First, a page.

By Julia Snyder
The CDC and The National Center for Health Statistics released data in March 2023 showing a dramatic rise in the U.S. maternal mortality rate from 17.4 deaths per 100,000 live births in 2018 to 32.9 per 100,000 live births in 2021. The data also demonstrated a longstanding racial disparity; among Black Americans, the maternal mortality rate continues to be about three times higher than the rate among White Americans. This disparity also extends to other indicators of maternal and infant health including rates of severe maternal morbidity, preterm birth, and infant mortality, where Black birthing people experience worse outcomes than their White peers.
In New Jersey, the rate of maternal mortality is 25.7 per 100,000. While this is lower than the latest national rate, NJ ranks far below other states such as California (rate of 10.1 per 100,000). NJ does have pronounced racial disparities; data from the Maternal Mortality Review Committee shows that the pregnancy-related mortality ratio for Black non-Hispanic women was almost 7 times that of non-Hispanic White women from 2016-2018, much higher than the national average. No state in the U.S. should have such a high rate of maternal deaths or such pronounced disparities, as most pregnancy-related deaths are preventable.
Social and structural factors play a major role in maternal health inequities including ongoing discrimination and racism embedded in policies and programs throughout the country. This has created differential access to social determinants of health, and quality health care that contributes to poor maternal health outcomes including maternal mortality. This makes social, economic, and health policy action a critical component of addressing maternal health equity.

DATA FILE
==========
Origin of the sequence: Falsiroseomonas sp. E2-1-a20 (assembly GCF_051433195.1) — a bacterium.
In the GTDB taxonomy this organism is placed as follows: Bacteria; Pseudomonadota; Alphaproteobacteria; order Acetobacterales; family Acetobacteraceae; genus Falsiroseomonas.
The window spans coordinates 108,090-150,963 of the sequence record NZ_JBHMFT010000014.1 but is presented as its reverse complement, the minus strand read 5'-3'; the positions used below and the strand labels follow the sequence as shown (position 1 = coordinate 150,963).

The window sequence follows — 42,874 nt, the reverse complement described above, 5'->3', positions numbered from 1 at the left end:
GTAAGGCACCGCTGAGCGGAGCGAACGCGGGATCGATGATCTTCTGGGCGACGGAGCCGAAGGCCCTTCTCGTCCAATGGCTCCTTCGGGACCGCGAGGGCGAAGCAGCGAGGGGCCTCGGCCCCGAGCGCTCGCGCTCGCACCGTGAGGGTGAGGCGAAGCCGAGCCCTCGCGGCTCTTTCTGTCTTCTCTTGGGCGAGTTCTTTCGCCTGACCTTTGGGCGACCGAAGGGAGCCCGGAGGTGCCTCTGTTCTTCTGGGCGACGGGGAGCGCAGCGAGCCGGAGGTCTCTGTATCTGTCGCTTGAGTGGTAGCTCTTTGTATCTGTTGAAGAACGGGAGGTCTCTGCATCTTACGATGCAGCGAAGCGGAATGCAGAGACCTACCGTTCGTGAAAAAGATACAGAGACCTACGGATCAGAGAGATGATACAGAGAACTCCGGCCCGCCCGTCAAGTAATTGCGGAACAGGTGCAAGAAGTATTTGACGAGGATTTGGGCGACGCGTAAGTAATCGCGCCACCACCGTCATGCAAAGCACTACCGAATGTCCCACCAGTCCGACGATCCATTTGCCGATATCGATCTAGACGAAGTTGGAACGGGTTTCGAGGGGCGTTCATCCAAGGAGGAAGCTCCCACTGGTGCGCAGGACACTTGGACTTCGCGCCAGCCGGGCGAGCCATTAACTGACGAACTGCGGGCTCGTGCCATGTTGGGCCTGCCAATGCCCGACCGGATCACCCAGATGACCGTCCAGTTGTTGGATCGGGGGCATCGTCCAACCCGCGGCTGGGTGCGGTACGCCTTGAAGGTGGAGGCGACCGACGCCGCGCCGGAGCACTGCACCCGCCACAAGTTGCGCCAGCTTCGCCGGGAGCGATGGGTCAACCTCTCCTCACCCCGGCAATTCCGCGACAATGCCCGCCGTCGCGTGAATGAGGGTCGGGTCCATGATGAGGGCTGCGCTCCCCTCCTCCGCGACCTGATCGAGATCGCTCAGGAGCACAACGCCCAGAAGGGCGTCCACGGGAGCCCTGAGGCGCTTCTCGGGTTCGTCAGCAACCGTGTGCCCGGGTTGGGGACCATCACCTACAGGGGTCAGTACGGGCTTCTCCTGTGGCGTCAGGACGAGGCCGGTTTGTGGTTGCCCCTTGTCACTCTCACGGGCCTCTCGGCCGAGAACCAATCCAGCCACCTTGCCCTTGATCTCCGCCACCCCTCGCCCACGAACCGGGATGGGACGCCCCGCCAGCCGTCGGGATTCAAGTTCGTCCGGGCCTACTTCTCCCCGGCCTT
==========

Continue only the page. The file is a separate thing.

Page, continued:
In New Jersey, the issue has become a priority for First Lady of New Jersey, Tammy Murphy, who released the Nurture NJ Strategic Plan in 2021, aiming to reduce the state’s maternal mortality by 50% over five years and eliminate racial disparities in birth outcomes. The strategic plan takes a systems-level approach and provides guidance for continued action throughout the state including building racial equity infrastructure and partnerships between community-based organizations, funders, private agencies, and state policymakers. A complimentary Maternity Action Plan created by the New Jersey Healthcare Quality Institute includes detailed recommendations and considerations to improve the maternal health workforce, data collection, community-based social supports, and healthcare payment reform.
One set of recommendations surrounds supporting and promoting alternative models of care including midwifery, community doula care, and integrated care models such as CenteringPregnancy. These care models often include additional support for birthing people at highest risk of poor outcomes, and thus may help improve disparities. Research has shown that doula care can not only improve outcomes but has potential cost savings among Medicaid beneficiaries. Expanding reimbursement policies for these services covered under NJ Medicaid is critical for maternal health equity as NJ Medicaid pays for more than 40% of births in the state. NJ has begun reforms in this area, adding doula care to its covered maternity care services in 2021 and awarding a grant to the organization HealthConnect One to help expand and develop the diverse community doula workforce and launch a doula learning collaborative.
There are opportunities to further expand and sustain these models of care by standardizing credentialing processes and increasing reimbursement rates for midwives and doulas. New Jersey continues to follow troubling national trends in disparities in maternal health and mortality. However, the priorities set by Nurture NJ provide an opportunity for needed structural change to help transform the complex social systems and conditions that contribute to health.